Still life photography Ideas – Large format and 35mm Photography
Substituting film for photographic paper
In this still life photography experiment we’re going to use photographic paper to create a negative rather than the traditional film method. I wanted to test this for myself because of its potential cost effectiveness. 25 sheets of Ilford 4×5 film costs around £40 plus developing costs (and time) if I could achieve quality results from photo paper it would save a lot of money in the long run.
First I had to consult the archives to discover the ISO of the paper I was using. The first batch of paper I used was Ilford but I’ve since used Kentmere and Adox and each of them has come out at about ISO 6. This presents us with certain limitations in regards to exposure, you’re either going to need flash or a relatively slow shutter speed. The three cameras I used were a Canon EOS 3 with a 50mm f/1.8 lens, a Horseman 5×4 rail camera with 180mm f/5.6 lens and my camera phone the HTC OneMini. I also used a Bowens 400rx head set to full power for flash exposures and left the modelling lamp on for exposures using the phone. From a mixture of light readings and test exposures the camera should be set at 1/60 at f/5.6. The Horseman 5×4 is mounted on a sturdy tripod, the EOS 3 and camera were hand held.
The photographic paper I bought from firstcall photographic, £25 for 100 sheets is a pretty good deal: http://www.firstcall-photographic.co.uk/adox-mcp-312-semi-matt-5-x-7in-pack-of-100/p3354
Obviously the paper needs to be cut to fit a 5×4 negative holder, but fear not about waste, that’s where the 35mm camera comes in. Any excess can be kept and used for 35mm negatives in future.
After cutting the paper to size I slid it into the film cassette and then used the excess piece and blue tacked it into the back of the EOS 3.
Here’s the set-up of the still life that I made, it consists of dried plants, an animals skull (possibly a badger) and dried pomegranate. The drapery is black cloth, nothing fancy. I wanted to emulate the classic still life paintings of Cezanne etc. which explains the cloth and fruit combination. I don’t have an assistant but wanted to flag some of the excess light and stop it hitting the cloth before the jug. I unscrewed the angling device on the side of the flash head and clamped in a piece of black paper, job done.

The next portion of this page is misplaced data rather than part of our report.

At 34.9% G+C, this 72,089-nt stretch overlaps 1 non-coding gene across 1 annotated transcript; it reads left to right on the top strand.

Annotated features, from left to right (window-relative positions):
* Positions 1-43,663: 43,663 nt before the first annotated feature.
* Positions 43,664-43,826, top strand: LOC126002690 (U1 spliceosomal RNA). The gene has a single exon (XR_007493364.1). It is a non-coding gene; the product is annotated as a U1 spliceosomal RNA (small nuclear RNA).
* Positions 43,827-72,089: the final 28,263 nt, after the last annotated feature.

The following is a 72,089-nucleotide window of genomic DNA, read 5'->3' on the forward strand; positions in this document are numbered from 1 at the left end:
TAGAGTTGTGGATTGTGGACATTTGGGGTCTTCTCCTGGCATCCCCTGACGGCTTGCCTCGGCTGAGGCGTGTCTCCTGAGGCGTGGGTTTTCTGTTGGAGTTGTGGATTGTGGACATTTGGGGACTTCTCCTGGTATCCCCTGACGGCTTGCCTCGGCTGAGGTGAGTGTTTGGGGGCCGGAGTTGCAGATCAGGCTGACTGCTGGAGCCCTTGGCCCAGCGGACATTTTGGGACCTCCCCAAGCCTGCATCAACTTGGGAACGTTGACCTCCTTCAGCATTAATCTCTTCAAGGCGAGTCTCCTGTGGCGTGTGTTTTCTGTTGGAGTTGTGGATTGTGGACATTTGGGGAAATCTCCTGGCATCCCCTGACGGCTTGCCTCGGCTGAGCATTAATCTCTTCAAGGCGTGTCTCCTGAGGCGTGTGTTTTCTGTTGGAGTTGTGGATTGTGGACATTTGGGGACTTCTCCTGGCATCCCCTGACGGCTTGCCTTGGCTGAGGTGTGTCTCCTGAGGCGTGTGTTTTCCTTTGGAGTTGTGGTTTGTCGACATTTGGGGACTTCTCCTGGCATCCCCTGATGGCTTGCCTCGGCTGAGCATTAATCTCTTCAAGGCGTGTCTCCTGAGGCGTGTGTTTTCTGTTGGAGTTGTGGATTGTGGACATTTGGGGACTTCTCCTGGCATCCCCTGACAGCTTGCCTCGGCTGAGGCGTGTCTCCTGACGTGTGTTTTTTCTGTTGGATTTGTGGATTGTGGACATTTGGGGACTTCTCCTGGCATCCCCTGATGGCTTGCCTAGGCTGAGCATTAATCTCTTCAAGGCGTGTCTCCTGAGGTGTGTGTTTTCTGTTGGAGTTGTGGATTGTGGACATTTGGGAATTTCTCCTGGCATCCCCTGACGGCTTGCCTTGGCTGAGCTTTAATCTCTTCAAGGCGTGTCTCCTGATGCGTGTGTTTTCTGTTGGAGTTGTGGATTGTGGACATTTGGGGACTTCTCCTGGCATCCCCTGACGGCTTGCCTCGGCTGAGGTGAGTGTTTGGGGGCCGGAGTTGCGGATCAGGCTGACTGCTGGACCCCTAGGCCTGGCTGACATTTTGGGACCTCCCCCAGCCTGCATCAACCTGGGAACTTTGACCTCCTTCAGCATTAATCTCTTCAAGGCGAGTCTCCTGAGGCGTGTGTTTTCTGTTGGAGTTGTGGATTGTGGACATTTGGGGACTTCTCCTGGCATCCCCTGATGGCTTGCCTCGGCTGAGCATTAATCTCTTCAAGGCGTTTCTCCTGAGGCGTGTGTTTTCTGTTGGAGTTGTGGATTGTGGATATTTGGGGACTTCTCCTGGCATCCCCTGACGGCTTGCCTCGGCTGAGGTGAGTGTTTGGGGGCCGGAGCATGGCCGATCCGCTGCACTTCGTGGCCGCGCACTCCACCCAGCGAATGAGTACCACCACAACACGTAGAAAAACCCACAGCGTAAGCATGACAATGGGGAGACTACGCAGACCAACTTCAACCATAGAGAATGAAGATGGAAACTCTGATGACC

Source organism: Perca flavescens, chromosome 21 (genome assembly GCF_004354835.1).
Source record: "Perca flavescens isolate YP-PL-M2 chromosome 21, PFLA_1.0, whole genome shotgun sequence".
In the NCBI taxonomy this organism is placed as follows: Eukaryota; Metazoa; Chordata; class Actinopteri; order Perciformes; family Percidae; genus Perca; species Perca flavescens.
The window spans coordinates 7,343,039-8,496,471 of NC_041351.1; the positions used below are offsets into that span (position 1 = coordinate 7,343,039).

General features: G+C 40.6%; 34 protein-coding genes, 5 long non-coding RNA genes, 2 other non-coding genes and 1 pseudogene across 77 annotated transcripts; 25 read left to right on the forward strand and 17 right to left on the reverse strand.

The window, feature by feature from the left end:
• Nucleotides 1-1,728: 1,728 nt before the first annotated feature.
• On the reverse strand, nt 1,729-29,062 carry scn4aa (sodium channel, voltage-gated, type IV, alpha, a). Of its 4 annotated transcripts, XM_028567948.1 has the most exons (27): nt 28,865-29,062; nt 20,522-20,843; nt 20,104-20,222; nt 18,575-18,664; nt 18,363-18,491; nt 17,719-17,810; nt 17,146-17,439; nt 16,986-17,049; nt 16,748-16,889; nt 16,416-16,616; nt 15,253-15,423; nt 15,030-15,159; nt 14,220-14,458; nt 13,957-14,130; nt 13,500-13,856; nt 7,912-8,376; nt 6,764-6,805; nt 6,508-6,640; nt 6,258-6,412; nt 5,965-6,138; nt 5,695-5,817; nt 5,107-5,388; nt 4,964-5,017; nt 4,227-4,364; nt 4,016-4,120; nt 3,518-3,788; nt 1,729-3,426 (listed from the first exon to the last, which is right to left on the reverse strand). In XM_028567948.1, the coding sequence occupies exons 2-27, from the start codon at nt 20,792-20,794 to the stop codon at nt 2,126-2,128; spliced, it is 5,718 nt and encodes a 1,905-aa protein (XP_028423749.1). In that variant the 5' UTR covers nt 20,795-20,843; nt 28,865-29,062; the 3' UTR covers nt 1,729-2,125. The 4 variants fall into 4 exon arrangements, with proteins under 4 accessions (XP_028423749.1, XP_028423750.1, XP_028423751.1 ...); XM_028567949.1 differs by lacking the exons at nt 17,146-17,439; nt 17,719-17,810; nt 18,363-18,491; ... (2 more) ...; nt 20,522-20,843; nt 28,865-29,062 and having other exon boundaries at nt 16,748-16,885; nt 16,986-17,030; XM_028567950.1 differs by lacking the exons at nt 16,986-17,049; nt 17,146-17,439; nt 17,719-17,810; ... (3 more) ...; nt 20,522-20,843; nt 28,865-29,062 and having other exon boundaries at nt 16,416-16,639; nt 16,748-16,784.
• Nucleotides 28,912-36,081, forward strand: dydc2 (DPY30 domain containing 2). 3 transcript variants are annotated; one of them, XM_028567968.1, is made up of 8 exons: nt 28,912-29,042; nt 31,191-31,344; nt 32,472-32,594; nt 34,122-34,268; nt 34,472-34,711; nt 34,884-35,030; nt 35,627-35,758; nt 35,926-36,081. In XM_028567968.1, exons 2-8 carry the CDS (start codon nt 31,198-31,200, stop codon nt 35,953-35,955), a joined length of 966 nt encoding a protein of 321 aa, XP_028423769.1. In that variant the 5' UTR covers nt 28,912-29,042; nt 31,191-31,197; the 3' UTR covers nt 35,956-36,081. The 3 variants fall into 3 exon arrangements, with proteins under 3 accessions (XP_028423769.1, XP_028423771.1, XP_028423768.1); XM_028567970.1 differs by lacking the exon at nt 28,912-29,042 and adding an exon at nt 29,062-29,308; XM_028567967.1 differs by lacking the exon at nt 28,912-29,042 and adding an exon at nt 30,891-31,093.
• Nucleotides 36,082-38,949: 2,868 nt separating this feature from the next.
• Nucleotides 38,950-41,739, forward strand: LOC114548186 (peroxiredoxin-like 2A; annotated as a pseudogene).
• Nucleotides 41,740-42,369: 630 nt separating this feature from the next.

After shooting I scanned the negatives on a simple flatbed scanner at 1200dpi and inverted them. For the phone images I applied my usual black and white preset to the images in Lightroom. Overall I’m quite impressed with the results, It’s as much down to the sharpness of the Schneider lens and the increased quality on offer from a 4×5 negative, however I’d happily substitute a 4×5 negative for photo paper, results are fast and of a high quality, no need to invest in extra developer tanks or holders to host a large format negative and no need to buy any additional chemicals for your darkroom. The 35mm not so much, it can barely make a 6×4 print but for novelty factor and for saving paper it’s worth using for a project in miniature or as a test shot before taking the main image. In the ye olde days of photography photographers would use a polaroid back on a medium format camera to check composition, focus and exposure, so the 35mm could be used as a substitute for that.
HTC ONE Mini with black and white preset applied
Canon EOS 3 with photopaper
Canon EOS 3 with photopaper
Horseman 4×5 with photopaper